On May 9, 1998, the International Herald Tribune published an article concerning the efforts of the European Union to secure U.S. government assistance in combating the smuggling of American cigarettes into various of the union’s member states. 1 According to European law-enforcement officials, the world’s largest tobacco companies—several of which are American based—have been selling billions of dollars of cigarettes each year into contraband pipelines. European concern sprang from three facets of the contraband phenomenon: in recent years its volume had tripled; the consequent tax losses had become considerable, estimated at $1.5 billion for 1997; and finally, it was believed that organized crime syndicates were running the smuggling operations, hence, they were enhancing the resources of already dangerous actors. American brands being prominent among those being smuggled, European investigators attempted unsuccessfully to secure from American tobacco companies the names of large-volume international customers.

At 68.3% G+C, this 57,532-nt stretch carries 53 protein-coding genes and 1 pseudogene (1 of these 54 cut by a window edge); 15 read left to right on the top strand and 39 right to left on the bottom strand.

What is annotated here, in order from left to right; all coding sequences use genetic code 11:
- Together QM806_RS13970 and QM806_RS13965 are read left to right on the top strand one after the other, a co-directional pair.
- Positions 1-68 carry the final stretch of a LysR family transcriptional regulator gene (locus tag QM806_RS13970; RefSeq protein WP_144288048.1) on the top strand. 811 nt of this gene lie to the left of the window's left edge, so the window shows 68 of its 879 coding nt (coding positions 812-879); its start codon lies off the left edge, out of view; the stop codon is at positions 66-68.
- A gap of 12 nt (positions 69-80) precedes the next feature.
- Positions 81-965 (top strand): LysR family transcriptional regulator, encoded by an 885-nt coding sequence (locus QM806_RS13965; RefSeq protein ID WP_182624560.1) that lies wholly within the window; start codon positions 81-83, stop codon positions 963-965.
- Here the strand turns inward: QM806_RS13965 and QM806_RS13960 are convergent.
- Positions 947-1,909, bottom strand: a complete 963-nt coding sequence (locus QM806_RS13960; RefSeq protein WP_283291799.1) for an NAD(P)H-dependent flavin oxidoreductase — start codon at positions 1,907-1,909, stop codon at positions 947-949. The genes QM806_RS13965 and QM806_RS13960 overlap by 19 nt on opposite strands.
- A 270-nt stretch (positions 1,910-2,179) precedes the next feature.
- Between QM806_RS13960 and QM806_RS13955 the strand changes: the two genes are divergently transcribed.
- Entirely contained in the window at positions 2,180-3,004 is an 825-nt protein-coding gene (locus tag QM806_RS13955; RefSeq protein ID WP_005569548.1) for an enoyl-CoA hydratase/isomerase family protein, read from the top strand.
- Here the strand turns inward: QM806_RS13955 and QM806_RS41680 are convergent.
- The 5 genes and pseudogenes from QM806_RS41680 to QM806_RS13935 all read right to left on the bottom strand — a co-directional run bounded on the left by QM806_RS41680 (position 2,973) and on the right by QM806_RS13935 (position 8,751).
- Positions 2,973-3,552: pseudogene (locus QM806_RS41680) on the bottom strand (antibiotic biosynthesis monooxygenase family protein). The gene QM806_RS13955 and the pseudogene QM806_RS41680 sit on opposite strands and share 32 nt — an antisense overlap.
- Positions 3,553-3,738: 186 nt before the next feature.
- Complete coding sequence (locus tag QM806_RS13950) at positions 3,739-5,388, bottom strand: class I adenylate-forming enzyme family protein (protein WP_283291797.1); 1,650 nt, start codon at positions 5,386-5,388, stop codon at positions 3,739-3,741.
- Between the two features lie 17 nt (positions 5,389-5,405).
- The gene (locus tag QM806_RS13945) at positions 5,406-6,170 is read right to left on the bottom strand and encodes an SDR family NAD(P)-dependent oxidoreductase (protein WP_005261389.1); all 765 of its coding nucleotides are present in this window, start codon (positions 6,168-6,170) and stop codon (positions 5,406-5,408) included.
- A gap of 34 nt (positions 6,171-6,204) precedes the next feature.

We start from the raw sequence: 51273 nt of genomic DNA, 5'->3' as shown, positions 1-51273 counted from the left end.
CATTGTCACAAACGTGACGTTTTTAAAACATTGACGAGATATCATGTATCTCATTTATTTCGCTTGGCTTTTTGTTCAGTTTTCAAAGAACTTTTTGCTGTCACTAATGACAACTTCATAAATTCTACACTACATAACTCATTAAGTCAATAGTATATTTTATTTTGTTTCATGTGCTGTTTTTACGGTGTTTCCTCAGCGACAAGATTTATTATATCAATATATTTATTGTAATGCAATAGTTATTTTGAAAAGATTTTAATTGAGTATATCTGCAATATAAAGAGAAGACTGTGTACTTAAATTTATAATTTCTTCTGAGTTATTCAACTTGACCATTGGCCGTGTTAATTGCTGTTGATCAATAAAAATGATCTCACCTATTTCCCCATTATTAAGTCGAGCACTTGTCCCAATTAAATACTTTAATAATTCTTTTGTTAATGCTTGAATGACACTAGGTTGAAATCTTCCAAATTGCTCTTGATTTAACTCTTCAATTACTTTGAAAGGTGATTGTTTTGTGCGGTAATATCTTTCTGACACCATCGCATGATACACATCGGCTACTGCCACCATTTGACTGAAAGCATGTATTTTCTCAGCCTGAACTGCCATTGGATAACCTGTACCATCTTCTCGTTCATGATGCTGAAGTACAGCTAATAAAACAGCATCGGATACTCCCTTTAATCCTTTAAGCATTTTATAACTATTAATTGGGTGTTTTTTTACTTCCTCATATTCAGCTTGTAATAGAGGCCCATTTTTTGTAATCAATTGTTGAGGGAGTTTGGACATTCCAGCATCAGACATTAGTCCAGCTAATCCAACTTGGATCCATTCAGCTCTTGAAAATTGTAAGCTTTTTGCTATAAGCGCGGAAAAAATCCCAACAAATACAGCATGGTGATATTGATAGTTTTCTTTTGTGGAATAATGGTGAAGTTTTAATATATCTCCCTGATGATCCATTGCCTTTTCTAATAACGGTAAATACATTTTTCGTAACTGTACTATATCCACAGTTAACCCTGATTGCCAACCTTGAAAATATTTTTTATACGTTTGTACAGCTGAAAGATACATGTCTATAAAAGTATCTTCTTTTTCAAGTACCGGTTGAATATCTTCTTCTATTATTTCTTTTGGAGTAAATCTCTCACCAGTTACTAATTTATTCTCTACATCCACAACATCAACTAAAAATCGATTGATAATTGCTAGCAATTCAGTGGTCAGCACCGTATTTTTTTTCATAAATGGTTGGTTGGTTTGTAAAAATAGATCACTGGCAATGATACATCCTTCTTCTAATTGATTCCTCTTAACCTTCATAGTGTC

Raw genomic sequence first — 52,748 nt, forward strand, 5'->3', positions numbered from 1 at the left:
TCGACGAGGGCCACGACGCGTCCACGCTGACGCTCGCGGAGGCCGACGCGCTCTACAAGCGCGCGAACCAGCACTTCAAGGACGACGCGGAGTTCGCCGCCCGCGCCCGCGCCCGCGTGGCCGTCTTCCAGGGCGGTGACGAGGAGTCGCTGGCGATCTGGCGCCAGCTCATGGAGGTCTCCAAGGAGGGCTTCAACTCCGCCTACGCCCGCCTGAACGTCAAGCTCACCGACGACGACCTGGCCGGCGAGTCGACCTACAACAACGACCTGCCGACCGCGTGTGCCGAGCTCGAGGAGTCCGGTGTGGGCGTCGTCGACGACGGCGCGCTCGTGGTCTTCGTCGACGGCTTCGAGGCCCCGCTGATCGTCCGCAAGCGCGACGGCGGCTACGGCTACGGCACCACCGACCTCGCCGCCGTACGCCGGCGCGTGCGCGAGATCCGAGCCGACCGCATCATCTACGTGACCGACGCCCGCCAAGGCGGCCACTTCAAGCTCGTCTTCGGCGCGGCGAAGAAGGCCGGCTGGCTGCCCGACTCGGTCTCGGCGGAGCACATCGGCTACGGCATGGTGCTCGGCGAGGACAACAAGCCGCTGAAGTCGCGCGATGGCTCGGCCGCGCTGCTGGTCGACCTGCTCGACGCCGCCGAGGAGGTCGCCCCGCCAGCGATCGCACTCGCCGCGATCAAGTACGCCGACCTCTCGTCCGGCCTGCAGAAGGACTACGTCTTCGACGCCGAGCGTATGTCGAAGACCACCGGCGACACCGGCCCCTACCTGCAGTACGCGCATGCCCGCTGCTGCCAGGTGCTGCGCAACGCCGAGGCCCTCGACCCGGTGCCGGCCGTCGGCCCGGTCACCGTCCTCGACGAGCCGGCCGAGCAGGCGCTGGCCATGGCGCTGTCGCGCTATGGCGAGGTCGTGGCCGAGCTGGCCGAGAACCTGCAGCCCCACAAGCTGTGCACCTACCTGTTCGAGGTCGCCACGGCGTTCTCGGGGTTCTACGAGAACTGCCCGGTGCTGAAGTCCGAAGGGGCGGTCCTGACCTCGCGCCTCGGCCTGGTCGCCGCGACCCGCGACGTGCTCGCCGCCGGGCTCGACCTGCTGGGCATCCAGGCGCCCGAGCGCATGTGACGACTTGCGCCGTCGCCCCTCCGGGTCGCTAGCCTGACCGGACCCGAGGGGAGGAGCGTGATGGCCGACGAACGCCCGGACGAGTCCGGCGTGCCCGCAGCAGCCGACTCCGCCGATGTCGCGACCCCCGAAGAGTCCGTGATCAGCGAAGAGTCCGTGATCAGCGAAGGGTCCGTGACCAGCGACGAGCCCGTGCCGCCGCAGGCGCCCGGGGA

R.J. Reynolds, the second-largest U.S. company, was the immediate target of the investigators’ efforts. In one case actively under investigation, Spanish customs officials had detained a ship carrying eighty million cigarettes originally loaded by Reynolds onto two other ships in Charleston, South Carolina, and Savannah, Georgia, and sent to Greece. There they were transferred to the vessel belonging to the smuggling operation that carried them to Barcelona and their unintended rendezvous with the Spanish authorities. While denying any knowledge that the cigarettes would end up in the hands of smugglers, a Reynold’s spokesman said that the shipments had been sold to a company with which it had a long-standing relationship. Revealing its name, the spokesman added, was